Firemint has released an update to Real Racing 2 adding additional Career mode events to the iPhone and iPod touch version and multiplayer improvements to both versions. iPhone and iPod touch users can now take advantage of seven new Career events including the H2NRG Cup, Nissan GT-R H2H and IEJ Volkswagen Scirocco R Time Trial, among others. Several significant multiplayer changes have also been made to both the iPhone and iPad versions that should improve the gameplay experience, including preventative measures to counteract wall-riding, fairer track selection and a new track voting system and fixes related to high latency connections.
This latest update introduces in-app purchasing for trading real money for in-game currency in order to buy new cars and upgrades. Players can also disable previously purchased upgrades to adjust a car’s performance and P-Rating, allowing users to more easily compete in different race categories and can now trade-in their only car for another model provided they can afford the upgrade price. Additional graphics enhancements have also been added, including anti-aliasing support for third-generation devices and visual improvements to body roll and wheel simulation. A number of other fixes and improvements have been made to optimize performance and enhance game precision. Real Racing 2 is available from the App Store in two versions: Real Racing 2 ($7) for the iPhone and iPod touch and Real Racing 2 HD ($10) for the iPad.
Bongiovi Acoustics has released a new iOS app bringing the company’s patented DPS audio enhancement technology to the on-device listening experience. Known in the iOS community for its inclusion in several of iHome’s speaker products, Bongiovi’s Digital Power Station technology provides real-time audio re-mastering to improve clarity and provide cleaner and deeper bass response, even when using lower-end speakers or headphones. The new universal iOS app allows users to listen to their music, videos and podcasts in their device media library enhanced by DPS technology and optimized for playback through any device connected to the headphone or line-out jack or even the built-in speaker. The app can also compensate for differences in volume between songs, provide enhancement to dialog and sound effects in videos and improve clarity when listening in noisy environments.
Rather than adjusting individual settings, users select from a set of professionally tailored profiles designed to optimize audio for playback through specific types of headphones and speakers. The Bongiovi DPS app is ad-supported and available as a free download from the App Store; the free app includes profiles for the standard Apple earbuds and the built-in speakers of supported iOS devices. Users can purchase an in-app upgrade for an introductory price of $1 to remove the ads and provide access to the full set of audio device profiles, including any new profiles that will become available in the future. Bongiovi DPS requires iOS 4.1 or later and is compatible with the iPhone 4, iPhone 3GS, third- and fourth-generation iPod touch and the IPad.
Apple, along with a host of other well-known companies, has been sued by a Hawaii-based company over technologies related to GPRS 3G data transfer in the iPad and iPhone. AppleInsider reports that GPNE Corp. of Honolulu alleges that Apple is infringing upon three of its patents, by making and selling devices “with the ability to function with GPRS.” Specifically, the patents are related to a “Network Communication System Wherein a Node Obtains Resources for Transmitting Data by Transmitting Two Reservation Requests,” a “Communication System Wherein a Clocking Signal from a Controller, a Request from a Node, Acknowledgement of the Request, and Data Transferred from the Node are All Provided on Different Frequencies, Enabling Simultaneous Transmission of these Signals,” and a “Network Communication System with an Alignment Signal to Allow a Controller to Provide Messages to Nodes and Transmission of the Messages Over Four Independent Frequencies.” Other companies named in the suit include Amazon, Barnes & Noble, Garmin, Nokia, Pantech, Research in Motion, Sharp, and Sony Ericsson; GPNE is seeking damages, as well as ongoing post-judgement royalties.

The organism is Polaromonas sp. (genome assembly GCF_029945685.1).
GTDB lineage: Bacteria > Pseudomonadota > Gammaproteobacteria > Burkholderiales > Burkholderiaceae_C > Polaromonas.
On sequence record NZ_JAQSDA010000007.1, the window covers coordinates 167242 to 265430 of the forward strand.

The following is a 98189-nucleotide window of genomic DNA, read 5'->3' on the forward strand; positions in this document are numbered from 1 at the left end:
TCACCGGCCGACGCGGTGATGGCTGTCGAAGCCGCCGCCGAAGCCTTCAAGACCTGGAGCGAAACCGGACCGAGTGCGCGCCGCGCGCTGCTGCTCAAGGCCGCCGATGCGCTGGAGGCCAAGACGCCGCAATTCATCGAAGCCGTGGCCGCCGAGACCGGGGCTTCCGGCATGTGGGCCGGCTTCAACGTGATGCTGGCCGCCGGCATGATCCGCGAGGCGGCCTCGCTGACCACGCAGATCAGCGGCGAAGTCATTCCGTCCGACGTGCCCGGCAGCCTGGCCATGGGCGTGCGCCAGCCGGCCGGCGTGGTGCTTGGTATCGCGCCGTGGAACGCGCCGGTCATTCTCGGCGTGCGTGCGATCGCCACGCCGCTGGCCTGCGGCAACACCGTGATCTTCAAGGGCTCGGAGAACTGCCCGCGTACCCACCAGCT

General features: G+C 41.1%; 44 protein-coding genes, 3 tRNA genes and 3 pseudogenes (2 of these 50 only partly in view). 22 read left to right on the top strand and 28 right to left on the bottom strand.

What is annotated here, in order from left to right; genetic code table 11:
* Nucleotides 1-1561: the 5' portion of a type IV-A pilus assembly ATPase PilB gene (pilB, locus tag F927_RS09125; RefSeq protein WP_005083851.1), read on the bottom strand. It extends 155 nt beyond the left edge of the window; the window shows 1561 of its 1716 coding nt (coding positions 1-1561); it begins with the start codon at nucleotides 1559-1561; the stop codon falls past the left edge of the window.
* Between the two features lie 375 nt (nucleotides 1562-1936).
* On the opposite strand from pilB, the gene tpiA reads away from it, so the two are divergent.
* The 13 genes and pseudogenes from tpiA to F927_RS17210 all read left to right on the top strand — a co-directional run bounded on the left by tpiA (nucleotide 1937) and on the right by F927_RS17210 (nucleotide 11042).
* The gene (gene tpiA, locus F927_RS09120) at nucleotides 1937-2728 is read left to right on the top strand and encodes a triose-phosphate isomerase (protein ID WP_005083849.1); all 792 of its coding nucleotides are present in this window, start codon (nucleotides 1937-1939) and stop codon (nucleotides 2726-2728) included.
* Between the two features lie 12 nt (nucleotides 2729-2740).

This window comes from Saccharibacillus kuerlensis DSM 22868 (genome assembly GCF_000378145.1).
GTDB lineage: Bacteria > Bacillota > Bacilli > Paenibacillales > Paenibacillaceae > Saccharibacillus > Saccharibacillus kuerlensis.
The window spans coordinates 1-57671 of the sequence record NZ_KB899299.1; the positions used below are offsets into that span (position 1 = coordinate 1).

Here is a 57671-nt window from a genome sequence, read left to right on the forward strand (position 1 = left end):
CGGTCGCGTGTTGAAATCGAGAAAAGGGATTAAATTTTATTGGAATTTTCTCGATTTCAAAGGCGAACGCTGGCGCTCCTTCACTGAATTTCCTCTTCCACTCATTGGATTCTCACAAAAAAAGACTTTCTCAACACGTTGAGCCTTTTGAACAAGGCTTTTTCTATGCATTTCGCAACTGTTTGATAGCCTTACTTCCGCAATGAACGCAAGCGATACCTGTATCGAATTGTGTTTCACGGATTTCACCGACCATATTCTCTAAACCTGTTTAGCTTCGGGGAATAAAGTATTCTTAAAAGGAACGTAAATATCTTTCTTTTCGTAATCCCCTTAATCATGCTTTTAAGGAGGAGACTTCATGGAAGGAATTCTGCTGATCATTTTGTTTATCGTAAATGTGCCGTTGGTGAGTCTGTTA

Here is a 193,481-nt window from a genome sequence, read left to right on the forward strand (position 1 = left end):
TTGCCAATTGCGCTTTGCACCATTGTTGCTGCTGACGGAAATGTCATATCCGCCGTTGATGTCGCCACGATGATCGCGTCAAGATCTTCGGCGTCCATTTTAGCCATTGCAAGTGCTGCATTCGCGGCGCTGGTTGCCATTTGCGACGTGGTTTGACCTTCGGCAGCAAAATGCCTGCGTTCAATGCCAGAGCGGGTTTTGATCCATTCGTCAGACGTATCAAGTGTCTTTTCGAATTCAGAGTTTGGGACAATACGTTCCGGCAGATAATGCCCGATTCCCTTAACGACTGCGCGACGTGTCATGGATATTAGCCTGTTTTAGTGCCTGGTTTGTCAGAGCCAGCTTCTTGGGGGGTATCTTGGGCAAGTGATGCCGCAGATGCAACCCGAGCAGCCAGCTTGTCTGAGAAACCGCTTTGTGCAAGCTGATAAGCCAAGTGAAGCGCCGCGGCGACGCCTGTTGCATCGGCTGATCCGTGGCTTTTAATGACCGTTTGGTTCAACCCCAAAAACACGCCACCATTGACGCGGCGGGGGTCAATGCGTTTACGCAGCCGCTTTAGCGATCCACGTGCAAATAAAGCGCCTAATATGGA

ALK Technologies has released a major update of its CoPilot Live series of turn-by-turn GPS navigation apps, dividing the product line into new and separate Standard and Premium versions. Completely redesigned with a more intuitive user interface, CoPilot Live Premium provides detailed street maps stored directly on the device with voice-guided turn-by-turn directions between destinations. The new app provides users with up to three different routes when available and allows users to drag routes on-screen to select their preferred roads. Users can choose to view a 3D map, 2D map or simply a list of directions and the app provides speed limit displays and warnings, lane indicator arrows and signpost information for major highway exits and interchanges.
The new version also provides more interactive features allowing users to tap on the map to navigate to or discover location-specific information about points of interest. Wikipedia and Bing Local Search have also been added to provide users with an extensive database of additional local businesses and places beyond those included in the built-in POI database. A new Walking Mode provides users with a more appropriate interface when navigating by foot with an on-screen interface and enhanced display of POIs and Wikipedia locations on the map.